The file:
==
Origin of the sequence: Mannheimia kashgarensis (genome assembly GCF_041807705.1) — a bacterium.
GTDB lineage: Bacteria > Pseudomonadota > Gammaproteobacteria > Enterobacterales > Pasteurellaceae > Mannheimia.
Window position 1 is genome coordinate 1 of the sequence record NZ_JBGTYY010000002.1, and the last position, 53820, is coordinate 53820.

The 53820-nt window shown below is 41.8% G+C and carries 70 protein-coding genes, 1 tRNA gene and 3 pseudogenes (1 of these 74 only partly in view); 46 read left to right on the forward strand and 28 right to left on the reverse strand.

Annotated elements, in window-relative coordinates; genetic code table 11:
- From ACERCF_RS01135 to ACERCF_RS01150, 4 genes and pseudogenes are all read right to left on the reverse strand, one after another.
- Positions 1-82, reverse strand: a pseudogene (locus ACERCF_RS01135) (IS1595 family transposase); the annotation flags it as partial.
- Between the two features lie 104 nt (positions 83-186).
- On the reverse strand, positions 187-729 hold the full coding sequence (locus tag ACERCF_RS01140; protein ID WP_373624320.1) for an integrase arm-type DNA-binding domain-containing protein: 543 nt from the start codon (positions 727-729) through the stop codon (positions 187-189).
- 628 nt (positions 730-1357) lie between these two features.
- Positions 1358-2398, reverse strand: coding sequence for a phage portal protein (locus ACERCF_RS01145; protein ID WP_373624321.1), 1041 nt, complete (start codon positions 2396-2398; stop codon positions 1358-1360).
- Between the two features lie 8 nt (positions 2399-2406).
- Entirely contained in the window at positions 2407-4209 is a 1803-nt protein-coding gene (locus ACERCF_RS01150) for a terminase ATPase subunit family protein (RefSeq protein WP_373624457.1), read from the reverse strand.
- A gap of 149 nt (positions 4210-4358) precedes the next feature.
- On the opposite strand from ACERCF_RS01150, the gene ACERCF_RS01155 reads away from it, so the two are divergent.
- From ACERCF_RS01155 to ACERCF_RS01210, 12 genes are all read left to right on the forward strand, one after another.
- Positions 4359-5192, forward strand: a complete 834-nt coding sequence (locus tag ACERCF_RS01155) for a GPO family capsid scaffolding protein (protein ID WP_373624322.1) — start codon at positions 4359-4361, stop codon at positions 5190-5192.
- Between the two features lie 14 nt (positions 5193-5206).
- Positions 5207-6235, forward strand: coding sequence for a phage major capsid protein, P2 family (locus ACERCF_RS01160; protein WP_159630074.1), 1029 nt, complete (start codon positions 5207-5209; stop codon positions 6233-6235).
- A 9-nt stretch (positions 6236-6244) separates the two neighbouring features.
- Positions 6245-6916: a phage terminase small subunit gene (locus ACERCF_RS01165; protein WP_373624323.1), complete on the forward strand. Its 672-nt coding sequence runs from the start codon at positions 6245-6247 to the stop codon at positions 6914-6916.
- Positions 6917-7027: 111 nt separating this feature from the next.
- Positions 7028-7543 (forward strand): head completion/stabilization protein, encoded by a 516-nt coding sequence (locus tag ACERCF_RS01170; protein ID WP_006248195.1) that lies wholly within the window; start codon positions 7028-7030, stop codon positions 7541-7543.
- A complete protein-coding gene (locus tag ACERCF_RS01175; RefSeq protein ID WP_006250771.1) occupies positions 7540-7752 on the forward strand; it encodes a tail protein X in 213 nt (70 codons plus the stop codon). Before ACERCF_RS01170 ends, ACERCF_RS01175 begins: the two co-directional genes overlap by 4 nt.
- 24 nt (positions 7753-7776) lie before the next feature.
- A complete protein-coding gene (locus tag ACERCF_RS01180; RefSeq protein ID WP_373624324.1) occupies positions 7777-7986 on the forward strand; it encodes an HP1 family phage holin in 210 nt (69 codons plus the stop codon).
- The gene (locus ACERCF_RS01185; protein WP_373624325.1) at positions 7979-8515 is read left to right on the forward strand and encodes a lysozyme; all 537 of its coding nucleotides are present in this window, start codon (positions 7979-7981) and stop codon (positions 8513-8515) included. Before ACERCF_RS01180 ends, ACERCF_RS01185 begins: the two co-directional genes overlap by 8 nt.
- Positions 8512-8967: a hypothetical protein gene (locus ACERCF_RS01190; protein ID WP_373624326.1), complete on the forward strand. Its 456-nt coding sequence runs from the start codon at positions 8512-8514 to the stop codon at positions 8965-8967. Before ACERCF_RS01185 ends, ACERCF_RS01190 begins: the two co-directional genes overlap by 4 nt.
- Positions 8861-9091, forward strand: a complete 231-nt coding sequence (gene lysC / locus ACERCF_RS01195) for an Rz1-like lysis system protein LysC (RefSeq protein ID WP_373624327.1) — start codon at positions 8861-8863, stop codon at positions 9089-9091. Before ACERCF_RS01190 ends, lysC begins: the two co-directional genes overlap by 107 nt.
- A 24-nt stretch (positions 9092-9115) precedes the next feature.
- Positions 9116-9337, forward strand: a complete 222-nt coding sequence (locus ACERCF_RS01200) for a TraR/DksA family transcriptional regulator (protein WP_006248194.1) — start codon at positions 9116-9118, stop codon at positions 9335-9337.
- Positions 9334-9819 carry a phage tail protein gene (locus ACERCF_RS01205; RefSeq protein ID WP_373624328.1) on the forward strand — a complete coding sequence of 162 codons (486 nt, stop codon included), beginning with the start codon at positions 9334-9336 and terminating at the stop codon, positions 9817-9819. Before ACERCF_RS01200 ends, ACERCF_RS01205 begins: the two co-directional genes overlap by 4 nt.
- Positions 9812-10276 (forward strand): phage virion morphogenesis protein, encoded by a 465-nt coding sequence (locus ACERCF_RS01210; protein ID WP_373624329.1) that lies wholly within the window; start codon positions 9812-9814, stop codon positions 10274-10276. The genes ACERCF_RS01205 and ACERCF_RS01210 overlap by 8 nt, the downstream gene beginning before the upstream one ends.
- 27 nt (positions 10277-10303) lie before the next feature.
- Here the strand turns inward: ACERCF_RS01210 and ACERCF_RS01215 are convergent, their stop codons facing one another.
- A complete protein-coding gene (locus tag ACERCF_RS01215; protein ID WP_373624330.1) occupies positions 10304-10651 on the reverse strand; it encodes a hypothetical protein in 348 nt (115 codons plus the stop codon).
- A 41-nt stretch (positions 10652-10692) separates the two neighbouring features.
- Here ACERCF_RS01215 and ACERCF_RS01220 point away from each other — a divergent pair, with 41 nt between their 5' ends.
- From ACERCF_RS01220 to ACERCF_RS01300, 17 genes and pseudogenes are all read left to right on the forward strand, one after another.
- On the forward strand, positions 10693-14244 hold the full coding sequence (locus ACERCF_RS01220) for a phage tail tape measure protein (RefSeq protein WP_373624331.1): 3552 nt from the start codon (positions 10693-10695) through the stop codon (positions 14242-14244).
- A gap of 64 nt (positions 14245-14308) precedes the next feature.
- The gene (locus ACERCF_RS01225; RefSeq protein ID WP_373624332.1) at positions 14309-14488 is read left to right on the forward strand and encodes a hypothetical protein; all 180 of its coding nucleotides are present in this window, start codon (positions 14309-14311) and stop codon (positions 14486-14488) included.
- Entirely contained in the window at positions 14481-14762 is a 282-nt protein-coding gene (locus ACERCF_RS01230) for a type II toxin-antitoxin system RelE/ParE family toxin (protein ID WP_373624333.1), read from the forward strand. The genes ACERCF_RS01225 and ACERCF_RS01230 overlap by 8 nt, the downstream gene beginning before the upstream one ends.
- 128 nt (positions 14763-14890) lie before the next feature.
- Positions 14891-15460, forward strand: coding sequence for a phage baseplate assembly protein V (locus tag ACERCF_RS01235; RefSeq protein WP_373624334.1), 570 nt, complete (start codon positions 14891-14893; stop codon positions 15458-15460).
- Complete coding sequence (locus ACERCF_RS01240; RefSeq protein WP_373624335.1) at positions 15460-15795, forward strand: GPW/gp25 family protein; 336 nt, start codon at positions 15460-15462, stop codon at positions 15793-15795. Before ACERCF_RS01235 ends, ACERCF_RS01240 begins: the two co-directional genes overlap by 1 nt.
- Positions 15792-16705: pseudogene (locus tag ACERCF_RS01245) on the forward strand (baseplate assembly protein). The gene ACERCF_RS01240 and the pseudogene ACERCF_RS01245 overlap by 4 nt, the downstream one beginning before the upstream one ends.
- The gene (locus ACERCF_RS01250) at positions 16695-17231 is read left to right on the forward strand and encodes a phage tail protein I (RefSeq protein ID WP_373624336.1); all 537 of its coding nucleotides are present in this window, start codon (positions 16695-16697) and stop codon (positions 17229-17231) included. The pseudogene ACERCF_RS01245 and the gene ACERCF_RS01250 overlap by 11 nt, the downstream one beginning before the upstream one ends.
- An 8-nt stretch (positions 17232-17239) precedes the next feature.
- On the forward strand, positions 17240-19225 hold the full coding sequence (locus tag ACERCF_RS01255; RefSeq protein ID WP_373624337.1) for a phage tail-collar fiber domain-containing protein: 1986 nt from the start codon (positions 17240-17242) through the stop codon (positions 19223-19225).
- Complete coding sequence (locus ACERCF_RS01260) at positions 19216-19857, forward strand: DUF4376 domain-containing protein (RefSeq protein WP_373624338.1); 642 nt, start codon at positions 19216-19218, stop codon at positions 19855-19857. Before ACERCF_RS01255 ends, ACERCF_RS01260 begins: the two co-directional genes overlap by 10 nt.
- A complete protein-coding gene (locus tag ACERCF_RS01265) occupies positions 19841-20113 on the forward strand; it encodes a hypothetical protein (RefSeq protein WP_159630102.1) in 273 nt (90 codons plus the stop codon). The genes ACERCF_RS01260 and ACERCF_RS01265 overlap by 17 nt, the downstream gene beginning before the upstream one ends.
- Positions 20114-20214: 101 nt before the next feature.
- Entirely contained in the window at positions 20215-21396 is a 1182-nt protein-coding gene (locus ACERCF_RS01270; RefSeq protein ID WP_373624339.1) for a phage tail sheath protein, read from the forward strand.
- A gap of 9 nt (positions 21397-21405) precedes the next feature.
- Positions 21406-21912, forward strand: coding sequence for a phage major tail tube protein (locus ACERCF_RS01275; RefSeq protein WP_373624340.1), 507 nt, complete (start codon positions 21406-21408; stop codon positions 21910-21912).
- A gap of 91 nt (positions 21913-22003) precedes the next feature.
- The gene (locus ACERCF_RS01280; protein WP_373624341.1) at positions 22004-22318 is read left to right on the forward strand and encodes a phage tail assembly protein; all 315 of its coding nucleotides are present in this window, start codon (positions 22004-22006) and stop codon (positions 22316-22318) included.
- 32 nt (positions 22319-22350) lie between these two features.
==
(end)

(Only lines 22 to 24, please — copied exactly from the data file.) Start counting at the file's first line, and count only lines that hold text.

- Positions 6917-7027: 111 nt separating this feature from the next.
- Positions 7028-7543 (forward strand): head completion/stabilization protein, encoded by a 516-nt coding sequence (locus tag ACERCF_RS01170; protein ID WP_006248195.1) that lies wholly within the window; start codon positions 7028-7030, stop codon positions 7541-7543.
- A complete protein-coding gene (locus tag ACERCF_RS01175; RefSeq protein ID WP_006250771.1) occupies positions 7540-7752 on the forward strand; it encodes a tail protein X in 213 nt (70 codons plus the stop codon). Before ACERCF_RS01170 ends, ACERCF_RS01175 begins: the two co-directional genes overlap by 4 nt.